The saving of one year in the propagation of Peach trees having attracted the attention of nurserymen, I was induced to give June budding a trial. My first experiment upon two thousand proved very disastrous. The seeds were planted on extra hemp ground - a Kentucky term for the best of land - and were worked the first week in June, the stocks then averaging about the thickness of a lead pencil. After the buds had united well, they were headed in the usual manner. Visions of nice, smooth, light stock that would compare favorably with Eastern trees, floated pleasantly through my mind at this time. The stocks when headed were making an exuberant growth, and their total defoliation killed the entire lot outright.

My second experiment, last season, varied in detail from the first, in the manner of heading. The tops instead of being entirely removed were broken about an inch above the bud until sufficient foliage had been formed below the fracture to obviate the preceding loss. The buds broke very uniformly, and when six inches high the tops were entirely removed and as soon as deemed prudent sprouted. The growth was not very satisfactory, and the foliage presented decidedly a "dyspeptic" appearance. At digging time I was impressed with the idea that my June budded stock would be very much more ornamental on the "brush pile " than in the pack trenches, and grubbing-hoe in hand proceeded to its execution. The best trees attained a height of four feet, and in all but smoothness would have answered as a support to the languid steps of "that fashionable young man about town".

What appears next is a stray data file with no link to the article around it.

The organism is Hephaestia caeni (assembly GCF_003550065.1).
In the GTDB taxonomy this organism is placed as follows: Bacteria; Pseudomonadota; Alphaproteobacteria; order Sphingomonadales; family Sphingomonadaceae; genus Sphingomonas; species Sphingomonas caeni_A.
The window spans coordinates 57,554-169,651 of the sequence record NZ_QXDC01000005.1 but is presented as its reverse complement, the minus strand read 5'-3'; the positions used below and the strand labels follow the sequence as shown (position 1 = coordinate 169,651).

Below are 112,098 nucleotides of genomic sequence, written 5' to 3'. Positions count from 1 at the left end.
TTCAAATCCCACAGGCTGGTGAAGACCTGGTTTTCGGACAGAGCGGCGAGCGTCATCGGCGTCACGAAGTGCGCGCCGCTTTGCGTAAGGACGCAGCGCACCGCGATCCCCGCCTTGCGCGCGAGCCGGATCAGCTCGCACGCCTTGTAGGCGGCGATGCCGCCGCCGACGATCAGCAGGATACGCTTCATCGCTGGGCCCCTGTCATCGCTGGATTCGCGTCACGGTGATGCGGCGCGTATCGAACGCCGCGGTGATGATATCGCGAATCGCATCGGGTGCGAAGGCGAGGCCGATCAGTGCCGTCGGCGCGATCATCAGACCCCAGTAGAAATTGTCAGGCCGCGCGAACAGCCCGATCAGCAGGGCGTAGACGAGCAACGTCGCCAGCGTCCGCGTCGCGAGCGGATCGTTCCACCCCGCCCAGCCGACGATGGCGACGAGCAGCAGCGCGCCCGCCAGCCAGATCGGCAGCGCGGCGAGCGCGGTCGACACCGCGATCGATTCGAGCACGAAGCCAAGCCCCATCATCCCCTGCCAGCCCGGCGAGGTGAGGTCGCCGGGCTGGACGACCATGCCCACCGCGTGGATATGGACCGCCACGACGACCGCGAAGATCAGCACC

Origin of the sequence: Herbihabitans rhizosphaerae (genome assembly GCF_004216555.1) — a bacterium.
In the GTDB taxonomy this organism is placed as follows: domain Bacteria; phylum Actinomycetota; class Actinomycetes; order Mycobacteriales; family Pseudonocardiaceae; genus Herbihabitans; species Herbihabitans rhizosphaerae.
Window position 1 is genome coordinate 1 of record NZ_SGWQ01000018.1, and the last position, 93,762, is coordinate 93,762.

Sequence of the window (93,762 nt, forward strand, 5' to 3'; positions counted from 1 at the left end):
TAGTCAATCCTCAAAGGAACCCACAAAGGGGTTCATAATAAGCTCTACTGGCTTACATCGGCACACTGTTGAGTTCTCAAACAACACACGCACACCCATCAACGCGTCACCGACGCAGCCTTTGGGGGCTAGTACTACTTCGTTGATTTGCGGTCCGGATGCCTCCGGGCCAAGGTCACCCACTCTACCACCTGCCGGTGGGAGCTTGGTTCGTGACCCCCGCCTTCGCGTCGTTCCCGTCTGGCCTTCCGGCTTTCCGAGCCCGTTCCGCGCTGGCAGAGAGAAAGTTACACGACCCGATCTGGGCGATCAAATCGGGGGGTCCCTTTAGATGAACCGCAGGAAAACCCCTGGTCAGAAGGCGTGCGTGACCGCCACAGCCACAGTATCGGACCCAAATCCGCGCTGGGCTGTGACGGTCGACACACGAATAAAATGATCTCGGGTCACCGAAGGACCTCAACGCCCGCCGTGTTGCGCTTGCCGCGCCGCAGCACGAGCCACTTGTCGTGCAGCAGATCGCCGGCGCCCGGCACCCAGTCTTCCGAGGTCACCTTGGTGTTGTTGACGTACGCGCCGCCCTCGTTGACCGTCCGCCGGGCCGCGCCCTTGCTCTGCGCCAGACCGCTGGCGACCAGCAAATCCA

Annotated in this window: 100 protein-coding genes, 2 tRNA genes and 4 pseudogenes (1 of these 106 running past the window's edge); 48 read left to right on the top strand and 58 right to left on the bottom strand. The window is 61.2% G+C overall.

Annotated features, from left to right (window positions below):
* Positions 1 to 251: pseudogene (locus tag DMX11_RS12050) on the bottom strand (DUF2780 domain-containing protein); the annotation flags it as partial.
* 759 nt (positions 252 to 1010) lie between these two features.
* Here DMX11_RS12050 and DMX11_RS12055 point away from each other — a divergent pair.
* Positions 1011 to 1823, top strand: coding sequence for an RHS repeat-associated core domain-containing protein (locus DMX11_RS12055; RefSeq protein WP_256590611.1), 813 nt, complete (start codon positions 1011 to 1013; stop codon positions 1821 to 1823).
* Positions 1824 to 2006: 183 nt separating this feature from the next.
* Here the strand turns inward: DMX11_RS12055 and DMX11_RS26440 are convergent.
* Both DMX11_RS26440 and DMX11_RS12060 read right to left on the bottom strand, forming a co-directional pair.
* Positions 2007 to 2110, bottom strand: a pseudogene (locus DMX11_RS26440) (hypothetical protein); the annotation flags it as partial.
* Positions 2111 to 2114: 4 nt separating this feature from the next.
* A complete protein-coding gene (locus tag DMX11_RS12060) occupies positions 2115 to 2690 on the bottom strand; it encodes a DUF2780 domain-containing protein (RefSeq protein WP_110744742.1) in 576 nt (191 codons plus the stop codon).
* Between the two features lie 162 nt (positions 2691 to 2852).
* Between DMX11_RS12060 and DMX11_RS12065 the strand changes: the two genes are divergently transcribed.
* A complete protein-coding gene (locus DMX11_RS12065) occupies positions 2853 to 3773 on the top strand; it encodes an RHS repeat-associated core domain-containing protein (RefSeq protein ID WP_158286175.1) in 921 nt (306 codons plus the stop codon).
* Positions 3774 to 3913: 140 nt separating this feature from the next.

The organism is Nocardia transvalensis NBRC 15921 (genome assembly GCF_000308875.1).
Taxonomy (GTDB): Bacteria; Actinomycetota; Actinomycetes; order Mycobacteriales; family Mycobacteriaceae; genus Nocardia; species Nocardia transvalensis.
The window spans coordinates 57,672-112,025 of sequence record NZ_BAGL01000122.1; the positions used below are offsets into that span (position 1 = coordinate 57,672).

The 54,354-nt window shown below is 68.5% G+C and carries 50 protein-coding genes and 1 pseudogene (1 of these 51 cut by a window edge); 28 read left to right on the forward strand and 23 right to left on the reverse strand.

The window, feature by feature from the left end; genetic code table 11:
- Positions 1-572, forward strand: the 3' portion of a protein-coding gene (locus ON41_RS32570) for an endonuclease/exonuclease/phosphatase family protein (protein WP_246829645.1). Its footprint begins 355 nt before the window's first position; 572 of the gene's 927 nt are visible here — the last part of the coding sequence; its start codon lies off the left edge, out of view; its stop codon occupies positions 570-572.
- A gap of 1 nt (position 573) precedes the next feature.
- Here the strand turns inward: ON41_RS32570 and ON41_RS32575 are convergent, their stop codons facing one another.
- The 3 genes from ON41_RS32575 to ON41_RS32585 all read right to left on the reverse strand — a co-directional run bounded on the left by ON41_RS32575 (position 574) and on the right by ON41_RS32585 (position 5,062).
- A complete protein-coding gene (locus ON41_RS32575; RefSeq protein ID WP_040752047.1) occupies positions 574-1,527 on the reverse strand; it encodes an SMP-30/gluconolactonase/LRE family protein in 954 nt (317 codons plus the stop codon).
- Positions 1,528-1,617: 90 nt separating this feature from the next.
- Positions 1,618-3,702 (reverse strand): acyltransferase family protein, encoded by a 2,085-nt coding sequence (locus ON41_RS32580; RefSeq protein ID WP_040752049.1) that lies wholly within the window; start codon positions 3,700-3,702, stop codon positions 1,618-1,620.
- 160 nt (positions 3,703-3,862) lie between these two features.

Peach trees here, raised in the ordinary way generally attain a diameter of three-fourths of an inch or over, a foot above the bud and are six to eight feet high. The average planter "in the Blue Grass" would not be favorably inclined towards "June" stock, and individually I am entirely satisfied as to the expediency of the new method.